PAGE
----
I adored the gameplay in Implosion, as it highlighted everything that makes hack-and-slash titles great. All the enemies are unique (requiring different patterns to destroy them rather than a catch-all strategy), and the later ones were satisfying to dispatch. Every hit mattered, and missing a precious few hits could spell out life or death (that is, if I neglected to dash out of the punishment). Boss battles peppered in between chapters punctuated this, and tested my mastery of the mechanics at hand. The difficulty is fairly challenging (especially on harder difficulties), but on normal and hard there are a generous amount of revives you can use if you want to just keep going with the story.
While mainly an action game, there are a lot of RPG elements to go around as well. Each level is scored based on time, damage taken, pre-determined conditions, and revives used in a level, with a maximum grade of S for performance. In addition to this, there are different achievements you can accomplish within each level, such as unlocking a secret room or completing a level without the use of firearms. Each of these achievements grant a badge which will help you unlock helpful items, most notably another character.
In addition to this, the main customization module is the ARK system, which grants you augmentations based on equipment you pick up from defeated enemies. You can purchase some modules using credits you earn from levels, and can look at how they’ll affect you before purchasing. They’re vital to preparation, as the right setup can grant you big bonuses like faster shield regeneration or more attack. These also grant you various special attacks depending on what you have equipped, so it’s always good to go back and see what you’ve unlocked before tackling the next stage. Enemies might drop advanced ARK modules too, so it does pay to go back to levels on a harder difficulty if you want the best loot.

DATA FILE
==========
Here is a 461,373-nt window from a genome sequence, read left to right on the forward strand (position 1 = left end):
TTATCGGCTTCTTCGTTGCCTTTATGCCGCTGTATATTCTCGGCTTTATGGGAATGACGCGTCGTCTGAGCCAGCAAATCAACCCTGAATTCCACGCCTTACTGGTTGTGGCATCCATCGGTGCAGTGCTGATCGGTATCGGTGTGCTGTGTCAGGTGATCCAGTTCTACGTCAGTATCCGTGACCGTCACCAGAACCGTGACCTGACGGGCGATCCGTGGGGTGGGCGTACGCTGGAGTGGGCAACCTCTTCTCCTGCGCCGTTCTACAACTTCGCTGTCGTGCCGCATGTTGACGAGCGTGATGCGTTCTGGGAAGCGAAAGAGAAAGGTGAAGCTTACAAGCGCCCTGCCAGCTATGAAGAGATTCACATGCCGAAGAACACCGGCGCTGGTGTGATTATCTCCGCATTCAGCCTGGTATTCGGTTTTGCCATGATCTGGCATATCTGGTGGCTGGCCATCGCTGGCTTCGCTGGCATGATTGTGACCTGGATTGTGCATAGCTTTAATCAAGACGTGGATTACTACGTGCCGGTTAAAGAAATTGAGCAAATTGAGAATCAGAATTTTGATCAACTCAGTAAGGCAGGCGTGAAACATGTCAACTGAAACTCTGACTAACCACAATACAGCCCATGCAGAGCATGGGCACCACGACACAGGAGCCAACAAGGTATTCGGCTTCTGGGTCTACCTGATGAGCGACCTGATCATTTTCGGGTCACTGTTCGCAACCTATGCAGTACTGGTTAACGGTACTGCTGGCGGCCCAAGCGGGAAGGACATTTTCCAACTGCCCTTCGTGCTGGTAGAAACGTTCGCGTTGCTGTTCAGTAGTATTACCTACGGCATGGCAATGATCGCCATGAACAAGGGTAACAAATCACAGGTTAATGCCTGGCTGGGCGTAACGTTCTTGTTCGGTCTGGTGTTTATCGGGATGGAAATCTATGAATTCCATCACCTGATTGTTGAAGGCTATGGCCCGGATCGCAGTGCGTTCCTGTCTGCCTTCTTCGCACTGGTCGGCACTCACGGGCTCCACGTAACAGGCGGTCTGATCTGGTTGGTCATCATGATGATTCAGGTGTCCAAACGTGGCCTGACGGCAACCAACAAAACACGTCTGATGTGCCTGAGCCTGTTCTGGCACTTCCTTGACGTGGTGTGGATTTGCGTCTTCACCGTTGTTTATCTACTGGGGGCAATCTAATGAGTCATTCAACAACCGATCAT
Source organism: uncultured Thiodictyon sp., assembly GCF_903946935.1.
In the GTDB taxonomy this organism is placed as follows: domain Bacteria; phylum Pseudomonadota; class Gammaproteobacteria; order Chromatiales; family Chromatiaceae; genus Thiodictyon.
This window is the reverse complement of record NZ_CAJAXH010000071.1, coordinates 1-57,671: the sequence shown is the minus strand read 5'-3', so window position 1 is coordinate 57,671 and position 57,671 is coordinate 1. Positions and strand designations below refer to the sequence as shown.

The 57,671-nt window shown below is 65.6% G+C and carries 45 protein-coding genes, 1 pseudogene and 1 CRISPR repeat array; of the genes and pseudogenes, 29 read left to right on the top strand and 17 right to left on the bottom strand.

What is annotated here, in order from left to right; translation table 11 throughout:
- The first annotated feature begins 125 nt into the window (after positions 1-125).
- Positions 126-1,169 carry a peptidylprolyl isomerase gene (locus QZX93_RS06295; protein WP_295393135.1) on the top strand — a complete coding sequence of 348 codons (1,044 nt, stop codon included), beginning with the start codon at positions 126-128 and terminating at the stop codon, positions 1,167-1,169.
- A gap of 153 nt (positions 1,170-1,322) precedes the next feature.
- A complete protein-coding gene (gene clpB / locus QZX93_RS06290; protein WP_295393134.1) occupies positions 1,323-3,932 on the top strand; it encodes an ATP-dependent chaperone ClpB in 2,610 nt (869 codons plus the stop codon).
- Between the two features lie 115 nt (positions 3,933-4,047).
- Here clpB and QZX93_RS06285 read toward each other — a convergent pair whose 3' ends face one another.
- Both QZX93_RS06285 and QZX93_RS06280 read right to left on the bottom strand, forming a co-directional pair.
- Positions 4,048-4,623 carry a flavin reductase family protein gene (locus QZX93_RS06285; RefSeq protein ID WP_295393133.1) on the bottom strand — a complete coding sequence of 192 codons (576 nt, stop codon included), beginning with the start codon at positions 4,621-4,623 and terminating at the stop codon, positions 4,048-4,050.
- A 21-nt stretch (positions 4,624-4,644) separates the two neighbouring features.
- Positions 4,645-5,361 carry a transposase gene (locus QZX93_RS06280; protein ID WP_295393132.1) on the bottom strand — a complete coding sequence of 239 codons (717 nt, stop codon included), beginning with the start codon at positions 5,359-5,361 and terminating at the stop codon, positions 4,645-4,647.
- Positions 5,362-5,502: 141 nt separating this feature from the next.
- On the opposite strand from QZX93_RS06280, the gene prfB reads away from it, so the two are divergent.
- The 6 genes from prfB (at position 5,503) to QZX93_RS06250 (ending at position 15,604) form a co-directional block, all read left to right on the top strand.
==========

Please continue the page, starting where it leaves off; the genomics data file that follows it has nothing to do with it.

While there are a of couple issues I have with the presentation, it’s solid for the most part. The story is easily the weakest thing about the game, as it has a generic space opera tone to it, and didn’t really grab me at the end. The voice acting is, for the most part, great; the main character Jake is the only one that has an inconsistent delivery, but the other crew complements him well. There’s a lot of voice acting too, and I enjoyed it more than I did the overall story. The level design works for this type of game, but the environments will tend to blur sometimes, and most levels in a given chapter are indistinct from one another.